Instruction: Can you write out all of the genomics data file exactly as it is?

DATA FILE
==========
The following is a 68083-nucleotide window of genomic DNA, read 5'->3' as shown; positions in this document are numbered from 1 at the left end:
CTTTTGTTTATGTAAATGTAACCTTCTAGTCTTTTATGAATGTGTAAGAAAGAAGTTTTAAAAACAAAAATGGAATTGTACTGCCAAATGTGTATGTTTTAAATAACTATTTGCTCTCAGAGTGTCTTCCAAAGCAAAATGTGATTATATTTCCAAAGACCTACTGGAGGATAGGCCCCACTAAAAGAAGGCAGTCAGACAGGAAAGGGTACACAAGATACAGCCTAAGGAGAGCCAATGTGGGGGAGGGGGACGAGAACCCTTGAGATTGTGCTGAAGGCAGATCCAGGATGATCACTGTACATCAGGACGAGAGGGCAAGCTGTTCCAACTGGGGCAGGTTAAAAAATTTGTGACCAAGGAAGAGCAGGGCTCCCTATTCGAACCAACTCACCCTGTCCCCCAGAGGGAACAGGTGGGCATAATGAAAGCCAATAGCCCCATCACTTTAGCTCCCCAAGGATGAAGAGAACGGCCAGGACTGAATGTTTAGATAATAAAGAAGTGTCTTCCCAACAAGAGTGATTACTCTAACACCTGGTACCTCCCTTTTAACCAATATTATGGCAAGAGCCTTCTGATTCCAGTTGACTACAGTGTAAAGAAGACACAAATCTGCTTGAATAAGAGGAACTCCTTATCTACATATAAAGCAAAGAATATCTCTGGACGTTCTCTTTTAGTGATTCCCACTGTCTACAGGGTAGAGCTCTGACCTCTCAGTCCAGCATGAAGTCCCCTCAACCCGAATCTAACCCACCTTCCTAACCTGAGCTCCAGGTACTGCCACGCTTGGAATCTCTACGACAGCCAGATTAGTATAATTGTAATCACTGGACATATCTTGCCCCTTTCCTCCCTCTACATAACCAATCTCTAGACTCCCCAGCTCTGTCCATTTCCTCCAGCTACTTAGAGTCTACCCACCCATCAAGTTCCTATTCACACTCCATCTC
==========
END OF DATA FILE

The following is a 68083-nucleotide window of genomic DNA, read 5'->3' as shown; positions in this document are numbered from 1 at the left end:
CTTTTGTTTATGTAAATGTAACCTTCTAGTCTTTTATGAATGTGTAAGAAAGAAGTTTTAAAAACAAAAATGGAATTGTACTGCCAAATGTGTATGTTTTAAATAACTATTTGCTCTCAGAGTGTCTTCCAAAGCAAAATGTGATTATATTTCCAAAGACCTACTGGAGGATAGGCCCCACTAAAAGAAGGCAGTCAGACAGGAAAGGGTACACAAGATACAGCCTAAGGAGAGCCAATGTGGGGGAGGGGGACGAGAACCCTTGAGATTGTGCTGAAGGCAGATCCAGGATGATCACTGTACATCAGGACGAGAGGGCAAGCTGTTCCAACTGGGGCAGGTTAAAAAATTTGTGACCAAGGAAGAGCAGGGCTCCCTATTCGAACCAACTCACCCTGTCCCCCAGAGGGAACAGGTGGGCATAATGAAAGCCAATAGCCCCATCACTTTAGCTCCCCAAGGATGAAGAGAACGGCCAGGACTGAATGTTTAGATAATAAAGAAGTGTCTTCCCAACAAGAGTGATTACTCTAACACCTGGTACCTCCCTTTTAACCAATATTATGGCAAGAGCCTTCTGATTCCAGTTGACTACAGTGTAAAGAAGACACAAATCTGCTTGAATAAGAGGAACTCCTTATCTACATATAAAGCAAAGAATATCTCTGGACGTTCTCTTTTAGTGATTCCCACTGTCTACAGGGTAGAGCTCTGACCTCTCAGTCCAGCATGAAGTCCCCTCAACCCGAATCTAACCCACCTTCCTAACCTGAGCTCCAGGTACTGCCACGCTTGGAATCTCTACGACAGCCAGATTAGTATAATTGTAATCACTGGACATATCTTGCCCCTTTCCTCCCTCTACATAACCAATCTCTAGACTCCCCAGCTCTGTCCATTTCCTCCAGCTACTTAGAGTCTACCCACCCATCAAGTTCCTATTCACACTCCATCTC